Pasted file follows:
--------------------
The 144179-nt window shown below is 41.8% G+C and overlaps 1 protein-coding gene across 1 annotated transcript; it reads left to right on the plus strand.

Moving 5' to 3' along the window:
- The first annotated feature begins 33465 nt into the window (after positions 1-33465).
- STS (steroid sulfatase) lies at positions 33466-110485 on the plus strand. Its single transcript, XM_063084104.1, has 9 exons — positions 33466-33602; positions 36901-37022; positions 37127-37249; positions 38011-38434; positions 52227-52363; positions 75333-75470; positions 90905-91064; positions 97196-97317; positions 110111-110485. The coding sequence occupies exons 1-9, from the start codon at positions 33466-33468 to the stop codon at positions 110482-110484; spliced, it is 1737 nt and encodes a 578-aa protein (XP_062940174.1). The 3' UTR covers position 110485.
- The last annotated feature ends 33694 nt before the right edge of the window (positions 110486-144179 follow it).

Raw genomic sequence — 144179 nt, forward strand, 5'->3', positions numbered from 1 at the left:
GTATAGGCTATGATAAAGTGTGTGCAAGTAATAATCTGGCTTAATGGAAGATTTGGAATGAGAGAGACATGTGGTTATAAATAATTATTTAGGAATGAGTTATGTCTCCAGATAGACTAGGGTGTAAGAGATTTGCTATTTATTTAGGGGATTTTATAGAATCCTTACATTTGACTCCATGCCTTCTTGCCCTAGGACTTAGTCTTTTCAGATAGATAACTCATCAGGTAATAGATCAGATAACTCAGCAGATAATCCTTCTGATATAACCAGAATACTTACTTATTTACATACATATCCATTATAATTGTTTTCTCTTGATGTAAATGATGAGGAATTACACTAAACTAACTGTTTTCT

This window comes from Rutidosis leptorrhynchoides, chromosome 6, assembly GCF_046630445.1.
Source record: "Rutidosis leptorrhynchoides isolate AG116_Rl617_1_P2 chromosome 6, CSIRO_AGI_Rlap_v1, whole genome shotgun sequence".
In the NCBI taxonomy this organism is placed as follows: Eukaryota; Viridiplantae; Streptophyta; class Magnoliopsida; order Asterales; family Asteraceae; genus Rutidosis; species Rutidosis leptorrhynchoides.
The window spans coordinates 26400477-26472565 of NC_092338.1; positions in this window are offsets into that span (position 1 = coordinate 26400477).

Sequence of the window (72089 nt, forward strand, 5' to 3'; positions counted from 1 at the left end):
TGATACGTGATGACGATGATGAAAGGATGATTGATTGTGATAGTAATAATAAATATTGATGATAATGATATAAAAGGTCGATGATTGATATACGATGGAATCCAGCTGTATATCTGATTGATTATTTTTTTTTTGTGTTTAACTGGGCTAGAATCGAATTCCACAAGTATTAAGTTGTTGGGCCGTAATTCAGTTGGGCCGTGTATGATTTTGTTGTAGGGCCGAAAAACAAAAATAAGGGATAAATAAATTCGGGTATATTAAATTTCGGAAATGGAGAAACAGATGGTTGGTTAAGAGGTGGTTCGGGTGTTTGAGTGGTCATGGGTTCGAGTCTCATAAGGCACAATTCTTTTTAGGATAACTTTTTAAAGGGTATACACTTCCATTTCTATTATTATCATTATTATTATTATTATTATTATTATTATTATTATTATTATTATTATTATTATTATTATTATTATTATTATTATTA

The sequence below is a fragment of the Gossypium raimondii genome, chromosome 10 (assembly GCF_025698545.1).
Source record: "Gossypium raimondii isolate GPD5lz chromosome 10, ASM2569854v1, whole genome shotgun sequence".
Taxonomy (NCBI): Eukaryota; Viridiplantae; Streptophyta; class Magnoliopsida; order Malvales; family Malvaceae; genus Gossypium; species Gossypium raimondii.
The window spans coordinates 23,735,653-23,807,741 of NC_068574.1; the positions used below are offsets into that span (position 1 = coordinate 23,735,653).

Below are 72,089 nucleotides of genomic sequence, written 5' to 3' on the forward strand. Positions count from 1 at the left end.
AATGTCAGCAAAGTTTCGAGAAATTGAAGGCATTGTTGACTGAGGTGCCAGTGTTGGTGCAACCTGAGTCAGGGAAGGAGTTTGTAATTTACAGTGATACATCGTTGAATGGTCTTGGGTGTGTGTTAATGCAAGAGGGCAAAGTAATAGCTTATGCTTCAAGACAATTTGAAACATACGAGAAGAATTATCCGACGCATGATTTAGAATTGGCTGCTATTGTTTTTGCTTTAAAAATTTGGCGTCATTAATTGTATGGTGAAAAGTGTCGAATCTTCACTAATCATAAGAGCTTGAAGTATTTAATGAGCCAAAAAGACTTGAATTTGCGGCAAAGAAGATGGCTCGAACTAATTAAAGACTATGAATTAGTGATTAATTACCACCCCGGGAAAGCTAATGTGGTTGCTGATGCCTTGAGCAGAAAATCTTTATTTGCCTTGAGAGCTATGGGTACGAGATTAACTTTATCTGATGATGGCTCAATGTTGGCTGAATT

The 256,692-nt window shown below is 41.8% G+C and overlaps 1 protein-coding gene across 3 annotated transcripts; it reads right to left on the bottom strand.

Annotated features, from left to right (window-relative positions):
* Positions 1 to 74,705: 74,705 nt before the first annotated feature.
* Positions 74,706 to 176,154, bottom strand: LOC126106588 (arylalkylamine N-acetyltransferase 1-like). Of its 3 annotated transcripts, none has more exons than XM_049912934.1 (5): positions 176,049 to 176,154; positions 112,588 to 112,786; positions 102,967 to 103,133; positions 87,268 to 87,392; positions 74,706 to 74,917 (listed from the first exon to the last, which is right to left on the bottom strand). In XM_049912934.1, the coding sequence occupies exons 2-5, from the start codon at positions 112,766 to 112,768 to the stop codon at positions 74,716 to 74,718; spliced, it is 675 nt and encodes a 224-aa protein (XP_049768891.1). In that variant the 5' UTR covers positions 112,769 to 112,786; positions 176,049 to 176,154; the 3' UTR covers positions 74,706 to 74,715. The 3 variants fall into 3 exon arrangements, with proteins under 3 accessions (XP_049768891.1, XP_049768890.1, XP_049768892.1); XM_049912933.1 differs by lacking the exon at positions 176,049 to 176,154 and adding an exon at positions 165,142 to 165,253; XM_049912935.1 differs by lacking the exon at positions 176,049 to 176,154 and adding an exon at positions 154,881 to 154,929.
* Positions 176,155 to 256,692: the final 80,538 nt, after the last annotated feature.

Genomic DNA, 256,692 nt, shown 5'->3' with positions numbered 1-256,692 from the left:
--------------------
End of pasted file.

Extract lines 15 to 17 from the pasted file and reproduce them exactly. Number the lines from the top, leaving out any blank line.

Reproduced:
Source record: "Gossypium raimondii isolate GPD5lz chromosome 10, ASM2569854v1, whole genome shotgun sequence".
Taxonomy (NCBI): Eukaryota; Viridiplantae; Streptophyta; class Magnoliopsida; order Malvales; family Malvaceae; genus Gossypium; species Gossypium raimondii.
The window spans coordinates 23,735,653-23,807,741 of NC_068574.1; the positions used below are offsets into that span (position 1 = coordinate 23,735,653).